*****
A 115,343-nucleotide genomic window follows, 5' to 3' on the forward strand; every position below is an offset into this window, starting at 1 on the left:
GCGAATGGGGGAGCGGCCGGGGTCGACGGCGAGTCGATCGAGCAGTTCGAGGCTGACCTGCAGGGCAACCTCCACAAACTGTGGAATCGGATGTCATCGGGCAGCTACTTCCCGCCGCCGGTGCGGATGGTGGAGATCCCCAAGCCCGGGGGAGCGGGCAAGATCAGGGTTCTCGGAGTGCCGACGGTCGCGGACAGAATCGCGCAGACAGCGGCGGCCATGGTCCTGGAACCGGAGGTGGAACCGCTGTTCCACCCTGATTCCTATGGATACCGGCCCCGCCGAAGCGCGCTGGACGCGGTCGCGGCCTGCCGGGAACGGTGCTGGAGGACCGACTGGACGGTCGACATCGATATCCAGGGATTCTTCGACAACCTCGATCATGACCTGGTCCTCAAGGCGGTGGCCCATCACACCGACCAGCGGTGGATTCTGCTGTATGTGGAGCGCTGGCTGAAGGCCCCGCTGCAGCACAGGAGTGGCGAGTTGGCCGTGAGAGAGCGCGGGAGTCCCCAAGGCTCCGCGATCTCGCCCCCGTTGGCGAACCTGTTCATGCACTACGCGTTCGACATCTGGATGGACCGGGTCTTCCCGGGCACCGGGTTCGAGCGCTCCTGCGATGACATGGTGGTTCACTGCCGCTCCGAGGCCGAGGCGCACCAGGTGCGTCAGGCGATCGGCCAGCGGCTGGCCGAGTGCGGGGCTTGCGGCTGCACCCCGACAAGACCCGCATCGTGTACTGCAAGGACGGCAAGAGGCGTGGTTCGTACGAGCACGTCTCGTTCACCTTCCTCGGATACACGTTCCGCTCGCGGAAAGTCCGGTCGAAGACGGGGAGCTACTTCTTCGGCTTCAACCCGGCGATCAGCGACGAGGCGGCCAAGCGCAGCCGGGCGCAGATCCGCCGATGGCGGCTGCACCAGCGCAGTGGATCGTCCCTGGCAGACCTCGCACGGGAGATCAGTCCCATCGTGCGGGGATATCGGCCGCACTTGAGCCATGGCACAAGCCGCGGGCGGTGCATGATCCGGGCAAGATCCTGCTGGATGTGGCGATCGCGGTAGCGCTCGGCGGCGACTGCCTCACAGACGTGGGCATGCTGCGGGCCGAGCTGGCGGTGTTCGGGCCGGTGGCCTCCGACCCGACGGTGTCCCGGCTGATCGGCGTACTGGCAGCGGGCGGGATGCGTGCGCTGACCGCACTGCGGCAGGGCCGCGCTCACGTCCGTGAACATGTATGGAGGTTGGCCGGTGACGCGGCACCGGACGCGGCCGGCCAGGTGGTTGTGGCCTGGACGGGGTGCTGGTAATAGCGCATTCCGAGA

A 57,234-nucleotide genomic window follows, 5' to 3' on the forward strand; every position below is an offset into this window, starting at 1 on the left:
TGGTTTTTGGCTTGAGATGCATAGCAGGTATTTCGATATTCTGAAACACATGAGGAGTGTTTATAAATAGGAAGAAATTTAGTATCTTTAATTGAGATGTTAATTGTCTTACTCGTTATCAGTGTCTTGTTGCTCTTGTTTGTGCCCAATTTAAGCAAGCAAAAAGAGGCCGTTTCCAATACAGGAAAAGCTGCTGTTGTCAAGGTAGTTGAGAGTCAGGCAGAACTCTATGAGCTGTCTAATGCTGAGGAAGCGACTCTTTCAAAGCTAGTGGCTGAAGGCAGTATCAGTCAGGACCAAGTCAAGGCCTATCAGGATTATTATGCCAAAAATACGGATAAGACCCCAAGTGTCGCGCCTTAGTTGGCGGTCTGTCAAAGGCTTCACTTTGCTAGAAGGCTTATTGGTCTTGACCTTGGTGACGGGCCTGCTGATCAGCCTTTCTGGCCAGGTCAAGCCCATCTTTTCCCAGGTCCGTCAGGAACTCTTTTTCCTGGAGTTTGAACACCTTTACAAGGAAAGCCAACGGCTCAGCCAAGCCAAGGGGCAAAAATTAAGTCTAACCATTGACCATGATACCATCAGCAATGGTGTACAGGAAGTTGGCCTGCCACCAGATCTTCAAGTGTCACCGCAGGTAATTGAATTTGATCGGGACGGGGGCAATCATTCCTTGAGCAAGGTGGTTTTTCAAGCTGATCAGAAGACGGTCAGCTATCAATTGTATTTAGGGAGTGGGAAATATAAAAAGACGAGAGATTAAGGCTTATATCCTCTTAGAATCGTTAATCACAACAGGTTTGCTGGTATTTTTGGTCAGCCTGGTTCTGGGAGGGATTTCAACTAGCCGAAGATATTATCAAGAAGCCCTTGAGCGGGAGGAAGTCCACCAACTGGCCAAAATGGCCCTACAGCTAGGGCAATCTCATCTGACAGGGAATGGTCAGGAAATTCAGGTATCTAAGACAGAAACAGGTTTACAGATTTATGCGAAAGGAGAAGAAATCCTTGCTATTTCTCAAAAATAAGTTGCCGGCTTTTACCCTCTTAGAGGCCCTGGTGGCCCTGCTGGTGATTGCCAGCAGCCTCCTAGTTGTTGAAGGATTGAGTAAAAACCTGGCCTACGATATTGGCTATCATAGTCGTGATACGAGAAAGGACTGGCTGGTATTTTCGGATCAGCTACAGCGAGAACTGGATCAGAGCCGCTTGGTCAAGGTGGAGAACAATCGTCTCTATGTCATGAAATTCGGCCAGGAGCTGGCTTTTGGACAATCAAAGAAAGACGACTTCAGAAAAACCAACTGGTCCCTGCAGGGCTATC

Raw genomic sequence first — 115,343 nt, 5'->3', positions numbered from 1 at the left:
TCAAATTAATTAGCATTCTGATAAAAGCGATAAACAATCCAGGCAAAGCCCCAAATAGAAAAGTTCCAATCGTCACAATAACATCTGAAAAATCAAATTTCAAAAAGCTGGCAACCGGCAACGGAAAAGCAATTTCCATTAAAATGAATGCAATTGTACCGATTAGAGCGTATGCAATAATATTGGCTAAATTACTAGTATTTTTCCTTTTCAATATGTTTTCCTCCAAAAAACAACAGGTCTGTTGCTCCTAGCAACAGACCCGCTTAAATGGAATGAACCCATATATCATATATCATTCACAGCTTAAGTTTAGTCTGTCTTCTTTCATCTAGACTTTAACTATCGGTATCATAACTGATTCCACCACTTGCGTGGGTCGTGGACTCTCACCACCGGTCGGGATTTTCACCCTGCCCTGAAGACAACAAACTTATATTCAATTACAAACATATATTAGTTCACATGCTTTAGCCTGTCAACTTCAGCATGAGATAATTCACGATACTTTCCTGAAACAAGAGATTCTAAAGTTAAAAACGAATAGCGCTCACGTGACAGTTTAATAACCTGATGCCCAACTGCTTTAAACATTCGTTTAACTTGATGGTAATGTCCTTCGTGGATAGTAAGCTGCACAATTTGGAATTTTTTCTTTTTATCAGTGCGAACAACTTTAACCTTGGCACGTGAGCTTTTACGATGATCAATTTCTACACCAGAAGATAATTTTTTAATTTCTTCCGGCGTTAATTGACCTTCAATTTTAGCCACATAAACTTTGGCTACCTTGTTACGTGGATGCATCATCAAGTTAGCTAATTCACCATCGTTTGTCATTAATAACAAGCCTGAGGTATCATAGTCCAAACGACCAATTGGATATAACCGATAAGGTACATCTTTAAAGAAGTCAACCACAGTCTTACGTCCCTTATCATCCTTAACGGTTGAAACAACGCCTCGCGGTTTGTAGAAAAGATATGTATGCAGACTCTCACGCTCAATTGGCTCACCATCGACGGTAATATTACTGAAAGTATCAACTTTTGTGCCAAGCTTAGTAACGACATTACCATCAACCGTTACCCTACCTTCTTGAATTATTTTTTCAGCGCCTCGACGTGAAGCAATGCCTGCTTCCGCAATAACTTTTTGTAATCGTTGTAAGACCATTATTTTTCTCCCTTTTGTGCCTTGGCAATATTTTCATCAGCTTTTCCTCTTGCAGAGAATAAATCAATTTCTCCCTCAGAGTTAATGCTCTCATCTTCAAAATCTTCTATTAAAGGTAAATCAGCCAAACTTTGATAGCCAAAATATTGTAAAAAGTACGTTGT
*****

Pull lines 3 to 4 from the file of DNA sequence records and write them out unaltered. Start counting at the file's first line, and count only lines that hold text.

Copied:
A 57,234-nucleotide genomic window follows, 5' to 3' on the forward strand; every position below is an offset into this window, starting at 1 on the left:
TGGTTTTTGGCTTGAGATGCATAGCAGGTATTTCGATATTCTGAAACACATGAGGAGTGTTTATAAATAGGAAGAAATTTAGTATCTTTAATTGAGATGTTAATTGTCTTACTCGTTATCAGTGTCTTGTTGCTCTTGTTTGTGCCCAATTTAAGCAAGCAAAAAGAGGCCGTTTCCAATACAGGAAAAGCTGCTGTTGTCAAGGTAGTTGAGAGTCAGGCAGAACTCTATGAGCTGTCTAATGCTGAGGAAGCGACTCTTTCAAAGCTAGTGGCTGAAGGCAGTATCAGTCAGGACCAAGTCAAGGCCTATCAGGATTATTATGCCAAAAATACGGATAAGACCCCAAGTGTCGCGCCTTAGTTGGCGGTCTGTCAAAGGCTTCACTTTGCTAGAAGGCTTATTGGTCTTGACCTTGGTGACGGGCCTGCTGATCAGCCTTTCTGGCCAGGTCAAGCCCATCTTTTCCCAGGTCCGTCAGGAACTCTTTTTCCTGGAGTTTGAACACCTTTACAAGGAAAGCCAACGGCTCAGCCAAGCCAAGGGGCAAAAATTAAGTCTAACCATTGACCATGATACCATCAGCAATGGTGTACAGGAAGTTGGCCTGCCACCAGATCTTCAAGTGTCACCGCAGGTAATTGAATTTGATCGGGACGGGGGCAATCATTCCTTGAGCAAGGTGGTTTTTCAAGCTGATCAGAAGACGGTCAGCTATCAATTGTATTTAGGGAGTGGGAAATATAAAAAGACGAGAGATTAAGGCTTATATCCTCTTAGAATCGTTAATCACAACAGGTTTGCTGGTATTTTTGGTCAGCCTGGTTCTGGGAGGGATTTCAACTAGCCGAAGATATTATCAAGAAGCCCTTGAGCGGGAGGAAGTCCACCAACTGGCCAAAATGGCCCTACAGCTAGGGCAATCTCATCTGACAGGGAATGGTCAGGAAATTCAGGTATCTAAGACAGAAACAGGTTTACAGATTTATGCGAAAGGAGAAGAAATCCTTGCTATTTCTCAAAAATAAGTTGCCGGCTTTTACCCTCTTAGAGGCCCTGGTGGCCCTGCTGGTGATTGCCAGCAGCCTCCTAGTTGTTGAAGGATTGAGTAAAAACCTGGCCTACGATATTGGCTATCATAGTCGTGATACGAGAAAGGACTGGCTGGTATTTTCGGATCAGCTACAGCGAGAACTGGATCAGAGCCGCTTGGTCAAGGTGGAGAACAATCGTCTCTATGTCATGAAATTCGGCCAGGAGCTGGCTTTTGGACAATCAAAGAAAGACGACTTCAGAAAAACCAACTGGTCCCTGCAGGGCTATC